Dene E. Gainey

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EdCamp Ocala

EdCamp Ocala

EdCamp Ocala was another exciting adventure, bringing together teachers, librarians, technologists and administrators to learn and grow together. I honestly do not think it is possible to gather on an off day (Saturday), not getting paid, on your own free will and not learn something from someone else. While some ideas shared were like a review of learning, others were ideas shared that were motivating for me, so much so that I could not wait to become immersed in it with my students. So I am sharing just two of the big ideas taken away from today's EdCamp experience.



Why is STEAM so important in education today? The arts seem to be getting lost in translation more and more. Yet we wonder why the ability to be social and interact with others is lost? The arts is a great way to put students in social situations causing them to have to work together to solve problems and even build tolerance, celebration and teamwork.

One idea conveyed in the session on STEAM was the use of visual representation, whether through artwork or video for students to convey their understanding of learned content.  This type of activity definitely goes a lot farther than a simple worksheet, not to mention that it may be wasted paper. Even allowing students to record audio as a means of solidifying their knowledge (podcasting is an example, shared in next session).

Another idea (shared by Kristin Harrington) in the session was the EPALS Smithsonian “Invent It Challenge.This opportunity is for students from ages five through 21, and is less contest driven, but more in line with allowing students the space to create. They walk through the engineering process of:

1) Think it

2) Explore It

3) Sketch it

4) Create it

5) Try it

6) Tweak It

7) Sell It

and can gain a patent for their creation. What a great way to engage students in the arts as well as make learning fun.

Problem-based learning within STEAM is also another way to get students engage in the creation process (whether visual arts, fine arts or performing arts) as well as promote teamwork, cooperation, problem-solving, critical thinking and even resourcefulness. For example, I mentioned a problem-based learning exercise of my own creation that easily connects to a unit of learning about Native Americans, called “Build it or Bedlam.”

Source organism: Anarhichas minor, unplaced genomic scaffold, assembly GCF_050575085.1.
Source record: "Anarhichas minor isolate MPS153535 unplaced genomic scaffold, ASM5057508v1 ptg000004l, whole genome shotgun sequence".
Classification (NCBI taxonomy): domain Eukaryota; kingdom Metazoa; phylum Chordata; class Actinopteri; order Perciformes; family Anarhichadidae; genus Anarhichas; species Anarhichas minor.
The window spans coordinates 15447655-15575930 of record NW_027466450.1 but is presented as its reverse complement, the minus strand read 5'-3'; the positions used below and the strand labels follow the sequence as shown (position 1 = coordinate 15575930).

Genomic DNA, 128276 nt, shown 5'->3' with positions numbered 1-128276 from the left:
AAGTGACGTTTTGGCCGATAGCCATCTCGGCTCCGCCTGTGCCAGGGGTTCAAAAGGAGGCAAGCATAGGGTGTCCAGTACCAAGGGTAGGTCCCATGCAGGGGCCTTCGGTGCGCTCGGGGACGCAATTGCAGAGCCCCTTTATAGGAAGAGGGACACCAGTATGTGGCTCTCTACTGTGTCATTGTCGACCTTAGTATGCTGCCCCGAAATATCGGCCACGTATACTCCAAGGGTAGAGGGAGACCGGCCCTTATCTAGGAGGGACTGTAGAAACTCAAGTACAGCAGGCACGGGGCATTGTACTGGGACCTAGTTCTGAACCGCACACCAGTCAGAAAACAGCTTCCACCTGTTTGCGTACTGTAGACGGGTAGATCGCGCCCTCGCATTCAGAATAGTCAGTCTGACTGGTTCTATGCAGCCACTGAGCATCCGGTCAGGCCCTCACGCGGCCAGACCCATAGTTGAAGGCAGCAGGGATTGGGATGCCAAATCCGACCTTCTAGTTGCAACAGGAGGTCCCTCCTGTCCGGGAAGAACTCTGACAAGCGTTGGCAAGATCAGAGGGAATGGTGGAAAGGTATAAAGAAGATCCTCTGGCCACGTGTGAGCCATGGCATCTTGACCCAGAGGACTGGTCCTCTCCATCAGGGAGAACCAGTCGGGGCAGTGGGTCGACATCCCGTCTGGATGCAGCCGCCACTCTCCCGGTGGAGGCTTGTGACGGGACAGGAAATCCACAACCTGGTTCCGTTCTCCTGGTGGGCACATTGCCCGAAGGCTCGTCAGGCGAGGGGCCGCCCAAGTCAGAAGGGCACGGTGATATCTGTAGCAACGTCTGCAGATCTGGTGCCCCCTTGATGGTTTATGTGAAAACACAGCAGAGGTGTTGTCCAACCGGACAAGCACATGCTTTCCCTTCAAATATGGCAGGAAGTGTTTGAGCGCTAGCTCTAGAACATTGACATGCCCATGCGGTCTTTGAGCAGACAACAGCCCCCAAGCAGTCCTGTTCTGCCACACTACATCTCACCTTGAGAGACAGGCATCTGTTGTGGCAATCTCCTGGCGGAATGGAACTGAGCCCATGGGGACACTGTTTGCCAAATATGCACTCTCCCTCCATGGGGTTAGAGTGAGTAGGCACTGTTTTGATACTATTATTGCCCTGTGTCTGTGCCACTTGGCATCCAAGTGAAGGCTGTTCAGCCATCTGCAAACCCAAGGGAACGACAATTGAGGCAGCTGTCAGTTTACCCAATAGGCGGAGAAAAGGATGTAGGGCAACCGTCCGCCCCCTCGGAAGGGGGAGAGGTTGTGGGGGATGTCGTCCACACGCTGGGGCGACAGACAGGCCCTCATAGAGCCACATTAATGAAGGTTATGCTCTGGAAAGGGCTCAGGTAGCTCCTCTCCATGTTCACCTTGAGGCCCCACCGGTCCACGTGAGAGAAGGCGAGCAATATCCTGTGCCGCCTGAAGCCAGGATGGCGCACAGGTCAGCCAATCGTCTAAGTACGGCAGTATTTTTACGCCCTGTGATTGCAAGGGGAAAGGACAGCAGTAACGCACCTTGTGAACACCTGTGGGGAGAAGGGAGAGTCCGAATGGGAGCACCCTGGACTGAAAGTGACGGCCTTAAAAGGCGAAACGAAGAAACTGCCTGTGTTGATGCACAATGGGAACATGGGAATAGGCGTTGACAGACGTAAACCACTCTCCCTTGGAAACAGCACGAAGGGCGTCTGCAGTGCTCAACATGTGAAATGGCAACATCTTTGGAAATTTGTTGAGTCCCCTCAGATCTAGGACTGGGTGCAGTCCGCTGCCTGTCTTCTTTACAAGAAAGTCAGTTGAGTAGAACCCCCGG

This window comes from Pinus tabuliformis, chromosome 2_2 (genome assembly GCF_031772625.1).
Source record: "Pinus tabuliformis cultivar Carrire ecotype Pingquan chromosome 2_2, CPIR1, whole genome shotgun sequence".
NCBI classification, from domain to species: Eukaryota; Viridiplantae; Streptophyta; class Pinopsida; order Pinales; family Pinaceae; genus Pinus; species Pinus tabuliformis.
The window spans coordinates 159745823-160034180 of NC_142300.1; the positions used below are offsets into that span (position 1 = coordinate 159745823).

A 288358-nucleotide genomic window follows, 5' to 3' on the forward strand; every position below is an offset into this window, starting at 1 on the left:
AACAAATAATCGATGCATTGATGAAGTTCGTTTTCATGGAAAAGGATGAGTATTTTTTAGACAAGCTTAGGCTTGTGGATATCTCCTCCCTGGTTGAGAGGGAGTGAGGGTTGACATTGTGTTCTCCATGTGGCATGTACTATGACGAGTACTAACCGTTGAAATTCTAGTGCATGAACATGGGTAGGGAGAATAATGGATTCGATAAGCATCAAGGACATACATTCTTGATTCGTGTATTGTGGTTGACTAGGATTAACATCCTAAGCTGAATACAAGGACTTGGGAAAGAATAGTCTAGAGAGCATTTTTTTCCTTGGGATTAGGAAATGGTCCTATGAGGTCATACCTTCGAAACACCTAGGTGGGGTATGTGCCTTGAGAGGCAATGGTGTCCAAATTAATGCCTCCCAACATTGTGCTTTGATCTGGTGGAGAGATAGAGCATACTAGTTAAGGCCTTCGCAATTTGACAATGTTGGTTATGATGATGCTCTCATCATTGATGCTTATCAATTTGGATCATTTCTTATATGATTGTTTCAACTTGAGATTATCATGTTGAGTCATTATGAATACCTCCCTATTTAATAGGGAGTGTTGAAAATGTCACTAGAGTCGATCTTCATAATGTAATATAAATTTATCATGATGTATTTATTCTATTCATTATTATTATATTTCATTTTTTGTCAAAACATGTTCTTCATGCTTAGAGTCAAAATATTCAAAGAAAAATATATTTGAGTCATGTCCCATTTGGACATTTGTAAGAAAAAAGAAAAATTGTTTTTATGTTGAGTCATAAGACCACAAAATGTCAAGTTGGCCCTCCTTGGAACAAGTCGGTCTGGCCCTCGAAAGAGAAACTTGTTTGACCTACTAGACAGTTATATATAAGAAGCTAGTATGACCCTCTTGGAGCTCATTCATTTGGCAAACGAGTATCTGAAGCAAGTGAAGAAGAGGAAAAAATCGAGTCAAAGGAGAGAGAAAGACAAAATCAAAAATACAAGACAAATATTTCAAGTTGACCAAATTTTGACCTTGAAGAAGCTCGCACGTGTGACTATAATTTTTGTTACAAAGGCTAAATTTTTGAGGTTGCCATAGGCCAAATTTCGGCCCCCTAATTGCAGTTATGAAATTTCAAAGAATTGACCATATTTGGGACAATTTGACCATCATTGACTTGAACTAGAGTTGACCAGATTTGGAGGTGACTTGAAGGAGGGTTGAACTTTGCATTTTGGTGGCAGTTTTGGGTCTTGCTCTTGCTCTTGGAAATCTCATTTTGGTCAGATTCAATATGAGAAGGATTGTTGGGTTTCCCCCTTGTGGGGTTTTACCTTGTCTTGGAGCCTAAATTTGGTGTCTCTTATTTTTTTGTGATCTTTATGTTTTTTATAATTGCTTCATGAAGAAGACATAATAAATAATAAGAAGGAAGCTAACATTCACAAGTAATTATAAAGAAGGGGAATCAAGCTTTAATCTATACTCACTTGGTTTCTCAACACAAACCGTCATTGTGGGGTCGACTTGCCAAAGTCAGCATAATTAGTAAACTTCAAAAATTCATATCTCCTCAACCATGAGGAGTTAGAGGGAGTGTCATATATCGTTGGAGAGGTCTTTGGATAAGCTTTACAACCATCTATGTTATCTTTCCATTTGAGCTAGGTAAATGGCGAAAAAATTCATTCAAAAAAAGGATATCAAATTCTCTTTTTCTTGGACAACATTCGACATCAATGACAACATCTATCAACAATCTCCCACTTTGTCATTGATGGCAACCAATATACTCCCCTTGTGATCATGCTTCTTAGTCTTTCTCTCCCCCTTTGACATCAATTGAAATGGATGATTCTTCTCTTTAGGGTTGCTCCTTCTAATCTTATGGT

I have also used tableaus where students are tasked to use themselves to visually represent ideas from a lesson or literature. I have shared some pictures here. Students work to form a house using only their bodies. For additional challenge, students all had to be at different levels, which was another piece of the learning process, as we talked about how a level 1 was different from a level 5 and a level 10.


Podcasting is an idea that I have recently gotten into and of course my students are very excited about. We started our first one, with an idea from Sean Farnum aka MagicPantsJones titled "One Word for 2017," which may have been something the student wanted to focus on, or otherwise a word that the student found relevant for 2017. Students wrote a paragraph at most to express their word and reason for choosing it, and perhaps an anecdote that they wanted to share. I am excited to say that students are just so honest  at times. I cannot wait to finalize the podcast and share it.  I learned more from the educators in the room at EdCamp Ocala, including topic ideas and how each of them might approach podcasting in the classroom and its various uses. We talked about Audacity and Podomatic as platforms that are useful as well.


This information was passed along to me by a theater teacher within the session. He talked a lot about improvisation and getting the students up and moving, as well as understanding how to visually represent ideas and even better understanding characters, for example, when you have to put yourself in another's shoes. All in all, for Ocala's first Edcamp, it was a great opportunity to connect with other educators and spend time with many educators already known, as well as meet in person those that you have interacted with on Twitter.